WCAP shooter Staff Sgt. Keith Sanderson, 33, of San Antonio, will compete Aug. 16 in the 25-meter rapid fire pistol event.
Army Reserve Staff Sgt. Elizabeth "Libby" Callahan, 56, of Columbia, S.C., will make her fourth Olympic appearance in the women's sport pistol event Aug. 13.

USAMU pistol shooter Sgt. 1st Class Daryl Szarenski, 40, of Saginaw, Mich., will compete in his third Olympics in the 50-meter free pistol event Aug. 12.

"To win Beijing, I'm going to have to shoot 60 excellent shots," he said. "You can't slip at all."

Szarenski knows the drill. He placed fifth at the 2000 Olympics in Sydney, Australia, and 13th at the 2004 Athens Games.

"When you look at the guys shooting on the Olympic line, any one of us can win it," Szarenski said after winning a silver medal at the 2007 Pan Am Games. "It's just whether it's our day that day. I've shot the numbers before to win the Olympics. It's not like I have to have the moons aligned in order to win it. I've just got to do what I do, and I'll be alright.

"You can't have a medium day. You've got to be on top of it. I've beaten the guys that have won the Olympics, so it's there - just got to keep working at it."

USAMU shotgun shooter Pfc. Vincent Hancock, 19, of Eatonton, Ga., set a world record in every skeet-shooting event at age 18. He will toe the line Aug. 16 in Beijing.

USAMU shotgun-shooting teammates Spc. Walton Glenn Eller III, 26, of Katy, Texas, and Spc. Jeffrey Holguin, 29, of Yorba Linda, Calif., will compete Aug. 12 in double trap.

"I was at the Olympic Training Center in Colorado Springs and Glenn Eller was in Houston shooting by himself," said Holguin, who joined USAMU in the spring of 2007. "All of us are now shooting together in the marksmanship unit with great competition day in and out among us, and it's just improved all of our games.

"The hardest part of this Olympic experience is waiting for the day to get here. I wanted to compete at the highest level of clay target shooting. To do that, I had to commit myself to the sport. The U.S. Army and the USAMU have given me the necessary resources to compete and win at the level required to win an Olympic medal."

As Holguin makes his Olympic debut, Eller, who joined the Army in 2006, will be competing in this third Olympics. He placed 17th in 2004 and 12th in 2000.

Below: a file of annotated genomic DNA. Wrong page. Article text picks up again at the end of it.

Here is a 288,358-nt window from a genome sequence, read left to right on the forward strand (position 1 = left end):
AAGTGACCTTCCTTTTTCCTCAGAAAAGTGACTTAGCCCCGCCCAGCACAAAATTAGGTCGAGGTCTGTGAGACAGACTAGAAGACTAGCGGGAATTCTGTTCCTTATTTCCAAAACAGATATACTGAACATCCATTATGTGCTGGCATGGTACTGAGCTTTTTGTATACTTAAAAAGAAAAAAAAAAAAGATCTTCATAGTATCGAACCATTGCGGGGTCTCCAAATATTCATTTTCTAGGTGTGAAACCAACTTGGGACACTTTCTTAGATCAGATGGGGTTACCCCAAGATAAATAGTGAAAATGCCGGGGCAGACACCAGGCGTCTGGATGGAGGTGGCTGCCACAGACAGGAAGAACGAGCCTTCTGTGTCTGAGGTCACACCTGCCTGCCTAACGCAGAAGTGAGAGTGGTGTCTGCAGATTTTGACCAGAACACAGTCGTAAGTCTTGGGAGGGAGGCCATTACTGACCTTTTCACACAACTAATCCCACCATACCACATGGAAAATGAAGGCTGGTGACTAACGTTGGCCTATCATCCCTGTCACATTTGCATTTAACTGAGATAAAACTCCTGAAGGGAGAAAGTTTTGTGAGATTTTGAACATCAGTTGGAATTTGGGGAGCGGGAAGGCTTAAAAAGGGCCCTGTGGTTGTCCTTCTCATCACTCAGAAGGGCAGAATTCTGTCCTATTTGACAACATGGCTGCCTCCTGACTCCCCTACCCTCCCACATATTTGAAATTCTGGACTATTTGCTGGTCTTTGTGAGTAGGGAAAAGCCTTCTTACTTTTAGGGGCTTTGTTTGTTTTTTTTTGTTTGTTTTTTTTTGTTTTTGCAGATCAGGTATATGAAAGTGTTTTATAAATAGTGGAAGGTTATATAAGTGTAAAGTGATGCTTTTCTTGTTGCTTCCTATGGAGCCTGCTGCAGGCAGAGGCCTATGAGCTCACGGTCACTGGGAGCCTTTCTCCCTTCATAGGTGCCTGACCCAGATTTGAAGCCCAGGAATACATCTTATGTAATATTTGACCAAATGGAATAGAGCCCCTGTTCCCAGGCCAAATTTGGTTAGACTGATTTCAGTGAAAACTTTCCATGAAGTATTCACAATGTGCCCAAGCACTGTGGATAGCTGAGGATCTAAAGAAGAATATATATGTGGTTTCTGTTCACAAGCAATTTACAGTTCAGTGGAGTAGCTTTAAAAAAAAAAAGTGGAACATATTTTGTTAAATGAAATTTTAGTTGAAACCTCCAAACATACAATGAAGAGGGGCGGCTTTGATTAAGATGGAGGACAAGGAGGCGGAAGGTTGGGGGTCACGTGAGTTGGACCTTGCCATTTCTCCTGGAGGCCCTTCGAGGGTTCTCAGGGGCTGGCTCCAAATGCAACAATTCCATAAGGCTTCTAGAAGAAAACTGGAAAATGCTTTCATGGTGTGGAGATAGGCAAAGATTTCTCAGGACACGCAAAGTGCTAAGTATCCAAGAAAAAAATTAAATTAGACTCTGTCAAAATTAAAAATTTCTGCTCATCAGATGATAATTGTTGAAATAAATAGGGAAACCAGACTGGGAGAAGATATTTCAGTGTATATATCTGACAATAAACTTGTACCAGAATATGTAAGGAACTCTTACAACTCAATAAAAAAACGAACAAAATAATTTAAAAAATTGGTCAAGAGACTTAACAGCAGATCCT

"Growing up, I always wanted to be an Olympian," Eller said. "The Olympics were greater in every aspect than I had anticipated, both in highs and lows. The emotions involved are so great because of the years of training that go into that one day of competition."

Sgt. 1st Class (ret.) Bret Erickson, 47, of Bennington, Neb., will compete in trap shooting Aug. 10.

WCAP boxing coach Staff Sgt. (ret.) Basheer Abdullah, the U.S. head coach in the Athens Games, will serve as a technical advisor for Team USA.
WCAP boxer Sgt. 1st Class Christopher Downs won Team USA's light heavyweight spot at the U.S. Olympic Team Trials in Houston but did not get the weight class qualified to compete in Beijing. He will make the trip to China to serve as a training partner. WCAP fencer Spc. Cody Nagengast will serve as a training partner for Team USA's epee squad.

"The Soldiers perform well on a day-to-day basis as Soldiers prior to being assigned to the World Class Athlete Program and they do have the opportunity to go to the Olympics and represent the U.S.," Wilson said. "But they also look forward to going back and serving alongside their fellow Soldiers. We've had Soldiers who have left the program and served in various positions throughout the Army, and some Soldiers left the program and made the ultimate sacrifice."

NBC Universal will present 3,600 hours of Beijing Games coverage.

NBCU will provide the most live coverage in the United States (75 percent) of any Summer Olympics in history. The broadcasts will be available on seven NBC Universal networks: NBC, USA, MSNBC, CNBC, Oxygen, Telemundo and Universal HD.

Viewers also can watch the Beijing Games on the Internet. NBCOlympics will feature approximately 2,200 total hours of live streaming broadband video coverage, the first live online Olympic coverage in America. The Web site also will provide television schedule information, breaking news, instantaneous results and video highlights.

"I'm sure all Americans are excited about having the opportunity to watch and support their Soldiers on TV," Wilson said. "There will be lots of opportunities to see your Soldiers competing at the 2008 Olympics."

(Tim Hipps writes for the Family and MWR Command.)